|GeroRich Project Principle Investigators
|Nancy Hooyman (Left) with a Project Director
BSW faculty are key players in The John A. Hartford Foundation's Geriatric Enrichment in Social Work Education (GeroRich)
Program, which funded 24 BSW and 30 joint programs in July 2001. Since then, BSW programs have provided vital leadership
in implementing and evaluating exemplary curricular innovations oriented to the dual goals of gerontological pervasiveness
and sustainability. As is typical of BSW faculty as a whole, project directors were committed, resourceful, and creative
in engaging faculty, students, practitioners, and administrators to embed and institutionalize gerontological content in foundation
The GeroRich Program focused on curricular and organizational change to infuse and sustain aging content into foundation social
work courses. By its emphasis on the macro level of change, it was complementary to the CSWE SAGE-SW project's goal of individual
faculty development for curriculum infusion. The GeroRich Program goal of pervasiveness - that all social work students acquire
foundation gerontological competencies or knowledge, skills, and values (rather than specialization or advanced content),
- was congruent with the generalist mission of BSW education.
The importance of time devoted to the planning process, as the first step of a longer-term change process, was central to
the success of the 67 GeroRich Projects.
A careful planning process that includes attention to the contextual features of the organizational culture and that engages
key stakeholders is paramount to effective curriculum change. Key stakeholders include faculty, students, administrators,
practitioners, and/or older adults in the local community (the stakeholder configuration will be unique to each program's
situation). Change strategies must also address organizational barriers (e.g. time, resources, other curricular demands,
accreditation self study, diverse faculty teaching styles) and be framed to be congruent with the program's organizational
culture. We strongly believe that other unfunded programs can implement such a change process, albeit at a slower or more
incremental pace than when funds are available to support faculty time.
Based upon the GeroRich Projects' accomplishments, the following areas are identified as central to the curriculum infusion
and change process:
1) Faculty Engagement,
2) Student Recruitment,
3) Community Partnerships,
5) Service Learning,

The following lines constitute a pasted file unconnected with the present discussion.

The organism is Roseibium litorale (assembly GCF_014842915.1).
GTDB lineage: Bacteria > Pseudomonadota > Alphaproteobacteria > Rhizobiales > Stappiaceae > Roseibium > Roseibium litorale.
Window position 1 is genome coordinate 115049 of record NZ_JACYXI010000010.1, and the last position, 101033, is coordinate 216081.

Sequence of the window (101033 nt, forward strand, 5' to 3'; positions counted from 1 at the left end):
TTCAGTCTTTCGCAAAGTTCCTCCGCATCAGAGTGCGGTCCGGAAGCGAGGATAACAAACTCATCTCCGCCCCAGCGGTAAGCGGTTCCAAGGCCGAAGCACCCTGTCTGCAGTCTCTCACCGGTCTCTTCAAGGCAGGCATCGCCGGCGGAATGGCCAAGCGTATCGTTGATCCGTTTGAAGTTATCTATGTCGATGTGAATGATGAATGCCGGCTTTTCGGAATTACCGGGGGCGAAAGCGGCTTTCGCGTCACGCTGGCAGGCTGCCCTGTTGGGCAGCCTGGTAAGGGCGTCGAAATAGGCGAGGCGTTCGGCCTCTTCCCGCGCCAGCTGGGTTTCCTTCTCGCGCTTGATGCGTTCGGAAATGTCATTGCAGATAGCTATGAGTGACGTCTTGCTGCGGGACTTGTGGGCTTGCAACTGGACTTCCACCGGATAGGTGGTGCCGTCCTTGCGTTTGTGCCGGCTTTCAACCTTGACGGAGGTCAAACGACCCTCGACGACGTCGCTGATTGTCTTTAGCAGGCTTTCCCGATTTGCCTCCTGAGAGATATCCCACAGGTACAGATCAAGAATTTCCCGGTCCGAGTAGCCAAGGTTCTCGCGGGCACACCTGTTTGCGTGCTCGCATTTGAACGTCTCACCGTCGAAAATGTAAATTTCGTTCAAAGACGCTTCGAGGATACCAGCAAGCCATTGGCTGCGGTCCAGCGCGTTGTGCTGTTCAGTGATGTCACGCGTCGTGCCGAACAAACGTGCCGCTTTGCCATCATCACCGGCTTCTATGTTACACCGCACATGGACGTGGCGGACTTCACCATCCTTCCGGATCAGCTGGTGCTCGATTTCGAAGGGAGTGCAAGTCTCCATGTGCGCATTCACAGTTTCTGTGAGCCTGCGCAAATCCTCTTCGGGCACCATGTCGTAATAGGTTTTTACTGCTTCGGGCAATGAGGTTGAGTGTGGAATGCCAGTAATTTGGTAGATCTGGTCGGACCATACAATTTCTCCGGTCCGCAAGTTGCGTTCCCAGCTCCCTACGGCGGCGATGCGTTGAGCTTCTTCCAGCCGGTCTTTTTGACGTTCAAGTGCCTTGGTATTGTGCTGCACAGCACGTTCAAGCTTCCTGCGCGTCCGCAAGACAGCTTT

6) Academic Partnerships, and
7) Cross-Cutting Themes (Connecting with Diverse Constituencies).
This article highlights only a few innovations by BSW programs. To learn more about the innovations and accomplishments
of your BPD colleagues, we encourage you to visit our website, www.gerorich.org. The website includes a rich array of resources
related to the process of change, innovations, and a cross-project summary of the knowledge, skills, and values, and the supporting
curricular materials (e.g., readings, assignments, exercises, case studies, media), infused into foundation courses.
Faculty Engagement Innovations
|Small Group Planning for GeroRich Projects
As social work researchers and educators, we all recognize the importance of gathering data to guide our interventions. Empirically-based
methods underlie some of the most innovative faculty recruitment approaches, such as that at the State University of New York
College at Brockport. Core components of their approach include identifying needs through assessment, developing materials
to meet those needs, reinforcing those who did change, translating connections to practice, and evaluating the intervention.
. A thorough assessment: Faculty members were surveyed regarding their research interests related to gerontology, their
perceptions of potential barriers to curriculum change, and resources they needed to enrich their teaching with gerontological
. Up-to-date, empirically based, and comprehensive information: A two-day "mini geriatric fellowship" included
six topics, each lasting 1.5 hours: geriatric assessment, successful aging, elder abuse, cultural diversity and aging, Social
Security, and end-of-life decisions/ethical issues. Topics were selected with faculty input.
. Recognition and rewards: A stipend of $300 was given to faculty who took part in the two-day "mini geriatric fellowship."
. Practice Partnerships: Faculty received $100 to participate in a one-day internship in a community-based agency and
a long-term care setting, chosen from among 12 different practice sites serving older adults. Additional funding was provided
by an Area Health Education Center to expose faculty to rural geriatric health practice and field sites.
. Up-to-date information: Faculty were given binders with content distributed by Hartford/CSWE-SAGE SW (e.g., a CD with
aging resources) along with a locally produced CD on elder abuse, an elder abuse identification flow chart, and a host of
other important aging resources. Faculty also received the latest curriculum on "Ethno geriatrics" developed and
compiled by the Stanford Geriatric Education Center.
. The outcomes: Faculty acquired new information directly applicable to their courses and developed relationships with
agency staff, who agreed to be guest speakers in their classes. As one indicator of faculty engagement, 75% of full-time
faculty now attend bi-monthly dinners to discuss gerontological issues in a relaxed setting.